|Stacee by Scott Burdick, three-hour oil portrait
painting study, 12 x 16, 2001.
I remember when Mr. Nemerow, my very enthusiastic freshman biology teacher, launched into what, looking back, I'd best describe as a full-body fit about how the epidermis is our largest organ,
accounting for the most real estate on our bodies. Even now I shudder a little bit
at that memory, but he did have a point. The skin counts for a lot. It is vital for life, and in art terms its tone, color, texture, and shape can make or break a painting,
especially in portraiture
But painting skin tones can be a challenge, and each artist
usually has his or her own take on how they want to showcase a figure. I always start with what my environment is giving me—being
mindful that skin can appear cooler or warmer depending on the atmosphere and
Sometimes the skin across the face can be dealt with uniformly in order
to not distract from a person's expression or facial features. Other times an
artist can get really close and highlight the papery texture or freckles or
signs of aging that faces take on as they go through life.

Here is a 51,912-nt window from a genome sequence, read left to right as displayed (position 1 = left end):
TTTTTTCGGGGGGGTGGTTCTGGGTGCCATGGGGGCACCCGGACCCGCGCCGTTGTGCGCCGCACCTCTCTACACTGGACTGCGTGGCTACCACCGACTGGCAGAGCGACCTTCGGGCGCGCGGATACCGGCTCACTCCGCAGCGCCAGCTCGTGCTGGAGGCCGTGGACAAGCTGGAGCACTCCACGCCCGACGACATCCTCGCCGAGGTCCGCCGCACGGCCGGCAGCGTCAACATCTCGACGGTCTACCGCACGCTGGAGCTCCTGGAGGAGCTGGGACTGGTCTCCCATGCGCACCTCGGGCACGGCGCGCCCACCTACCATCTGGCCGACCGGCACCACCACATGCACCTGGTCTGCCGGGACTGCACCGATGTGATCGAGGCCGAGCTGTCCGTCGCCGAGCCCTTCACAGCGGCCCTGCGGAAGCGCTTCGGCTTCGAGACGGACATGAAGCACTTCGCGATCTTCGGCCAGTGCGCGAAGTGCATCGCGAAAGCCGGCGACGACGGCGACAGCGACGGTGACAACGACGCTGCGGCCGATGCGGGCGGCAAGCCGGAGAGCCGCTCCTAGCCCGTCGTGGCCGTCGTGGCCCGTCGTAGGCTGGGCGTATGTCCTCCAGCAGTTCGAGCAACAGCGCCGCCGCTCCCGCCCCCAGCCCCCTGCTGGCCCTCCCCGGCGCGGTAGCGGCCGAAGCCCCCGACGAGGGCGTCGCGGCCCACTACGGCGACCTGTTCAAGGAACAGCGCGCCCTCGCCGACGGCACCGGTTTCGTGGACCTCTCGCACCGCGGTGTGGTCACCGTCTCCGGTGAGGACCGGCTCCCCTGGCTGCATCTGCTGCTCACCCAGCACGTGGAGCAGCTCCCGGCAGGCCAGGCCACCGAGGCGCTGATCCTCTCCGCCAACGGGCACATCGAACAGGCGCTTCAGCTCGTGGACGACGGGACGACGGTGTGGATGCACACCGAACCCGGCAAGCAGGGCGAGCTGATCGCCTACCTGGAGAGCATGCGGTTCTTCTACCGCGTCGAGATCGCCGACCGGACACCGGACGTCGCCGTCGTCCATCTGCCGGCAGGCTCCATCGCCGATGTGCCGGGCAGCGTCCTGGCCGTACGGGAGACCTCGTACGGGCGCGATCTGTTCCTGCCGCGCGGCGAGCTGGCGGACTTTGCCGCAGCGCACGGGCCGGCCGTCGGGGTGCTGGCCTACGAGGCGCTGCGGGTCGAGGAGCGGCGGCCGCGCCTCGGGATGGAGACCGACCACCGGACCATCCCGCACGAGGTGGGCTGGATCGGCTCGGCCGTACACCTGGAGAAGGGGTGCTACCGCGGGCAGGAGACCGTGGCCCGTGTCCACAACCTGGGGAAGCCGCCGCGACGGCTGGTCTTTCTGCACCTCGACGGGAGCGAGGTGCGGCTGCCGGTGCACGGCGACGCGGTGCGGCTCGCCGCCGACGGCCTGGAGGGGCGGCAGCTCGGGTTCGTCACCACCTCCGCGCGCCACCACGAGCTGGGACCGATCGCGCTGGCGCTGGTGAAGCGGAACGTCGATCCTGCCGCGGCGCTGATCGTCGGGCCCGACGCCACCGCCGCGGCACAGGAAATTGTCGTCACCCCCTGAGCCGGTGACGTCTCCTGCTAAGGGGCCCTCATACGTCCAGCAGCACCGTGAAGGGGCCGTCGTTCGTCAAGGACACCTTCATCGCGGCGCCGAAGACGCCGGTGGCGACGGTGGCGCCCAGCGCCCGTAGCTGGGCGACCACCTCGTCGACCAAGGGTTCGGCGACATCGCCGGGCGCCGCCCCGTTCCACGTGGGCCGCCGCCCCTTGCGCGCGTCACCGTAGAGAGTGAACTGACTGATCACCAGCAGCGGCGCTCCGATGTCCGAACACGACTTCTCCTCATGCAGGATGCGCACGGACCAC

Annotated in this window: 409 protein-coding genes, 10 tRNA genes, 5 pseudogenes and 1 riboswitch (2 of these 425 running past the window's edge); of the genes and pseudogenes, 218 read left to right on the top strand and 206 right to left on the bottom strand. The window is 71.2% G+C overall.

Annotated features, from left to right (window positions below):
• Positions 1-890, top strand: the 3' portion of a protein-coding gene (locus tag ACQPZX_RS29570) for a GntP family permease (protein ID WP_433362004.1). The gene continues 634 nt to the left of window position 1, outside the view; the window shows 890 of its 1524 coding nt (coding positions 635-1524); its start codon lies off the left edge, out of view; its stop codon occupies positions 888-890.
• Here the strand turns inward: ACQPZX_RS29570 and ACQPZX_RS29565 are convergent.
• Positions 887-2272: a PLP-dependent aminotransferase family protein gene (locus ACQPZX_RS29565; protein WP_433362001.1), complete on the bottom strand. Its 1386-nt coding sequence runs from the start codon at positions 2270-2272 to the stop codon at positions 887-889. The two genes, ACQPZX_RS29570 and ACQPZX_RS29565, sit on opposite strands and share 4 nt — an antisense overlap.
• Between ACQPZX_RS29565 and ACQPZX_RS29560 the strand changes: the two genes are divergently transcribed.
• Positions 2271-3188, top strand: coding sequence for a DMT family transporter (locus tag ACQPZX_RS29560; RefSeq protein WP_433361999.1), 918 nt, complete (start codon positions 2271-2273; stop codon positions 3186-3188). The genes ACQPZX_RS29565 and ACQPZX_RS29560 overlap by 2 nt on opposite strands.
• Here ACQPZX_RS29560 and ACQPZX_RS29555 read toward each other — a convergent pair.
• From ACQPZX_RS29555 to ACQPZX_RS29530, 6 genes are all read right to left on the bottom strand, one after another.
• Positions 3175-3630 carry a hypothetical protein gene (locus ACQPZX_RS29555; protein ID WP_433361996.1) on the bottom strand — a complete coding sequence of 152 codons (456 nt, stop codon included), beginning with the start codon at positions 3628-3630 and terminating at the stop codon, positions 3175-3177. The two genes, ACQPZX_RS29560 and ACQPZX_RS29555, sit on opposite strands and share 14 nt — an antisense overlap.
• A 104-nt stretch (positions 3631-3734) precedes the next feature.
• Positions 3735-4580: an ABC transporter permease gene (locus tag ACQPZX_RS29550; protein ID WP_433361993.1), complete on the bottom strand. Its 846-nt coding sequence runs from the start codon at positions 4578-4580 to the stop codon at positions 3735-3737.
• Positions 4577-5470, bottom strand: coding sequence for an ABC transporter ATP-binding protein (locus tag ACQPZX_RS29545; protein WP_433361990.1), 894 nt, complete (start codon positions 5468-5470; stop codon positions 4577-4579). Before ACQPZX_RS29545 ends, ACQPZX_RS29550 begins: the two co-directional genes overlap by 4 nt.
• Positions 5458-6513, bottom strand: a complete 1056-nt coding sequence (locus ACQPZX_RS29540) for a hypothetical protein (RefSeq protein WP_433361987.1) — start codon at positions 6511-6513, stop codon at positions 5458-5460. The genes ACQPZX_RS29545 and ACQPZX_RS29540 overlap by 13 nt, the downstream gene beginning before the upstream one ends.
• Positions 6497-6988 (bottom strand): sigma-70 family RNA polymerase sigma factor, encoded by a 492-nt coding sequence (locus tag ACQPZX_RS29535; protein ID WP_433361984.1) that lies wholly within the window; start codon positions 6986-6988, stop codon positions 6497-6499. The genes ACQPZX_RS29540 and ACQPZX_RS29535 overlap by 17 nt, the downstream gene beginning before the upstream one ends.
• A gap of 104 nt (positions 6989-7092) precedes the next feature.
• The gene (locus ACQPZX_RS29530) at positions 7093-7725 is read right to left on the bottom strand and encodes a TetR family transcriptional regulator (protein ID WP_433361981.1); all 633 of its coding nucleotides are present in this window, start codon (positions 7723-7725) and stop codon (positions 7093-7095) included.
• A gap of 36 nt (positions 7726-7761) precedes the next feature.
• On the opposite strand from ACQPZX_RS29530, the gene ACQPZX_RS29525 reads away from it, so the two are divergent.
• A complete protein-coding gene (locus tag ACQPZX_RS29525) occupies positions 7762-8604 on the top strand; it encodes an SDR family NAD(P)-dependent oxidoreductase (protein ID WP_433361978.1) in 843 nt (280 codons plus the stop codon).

||A Carnation for Grandpa (detail)
by Daniel Gerhartz, oil painting, 36 x 24.
When you're painting a person and you want to make sure they
appear "of" or a part of their environment, I've often seen artists
incorporating a gray neutral made up of the colors from the background into the
colors of the face. This can mitigate the boldness of any one color, which
leads to more subtle flesh tones.
Portrait artists and figure
painters who excel at painting skin all seem to have one commonality—they make
the flesh look real and touchable. In Richard Schmid's art instruction DVD, The Captain Portrait, the artist spends
a bulk of the demonstration explaining how he does just that--and more, from capturing a likeness and what alla prima painting really entails. Schmid also covers painting the values and texture of the skin, and how his own expressive feelings about the subject come into play as he works. This resource gives you a lot to think over and even more to work on. Enjoy!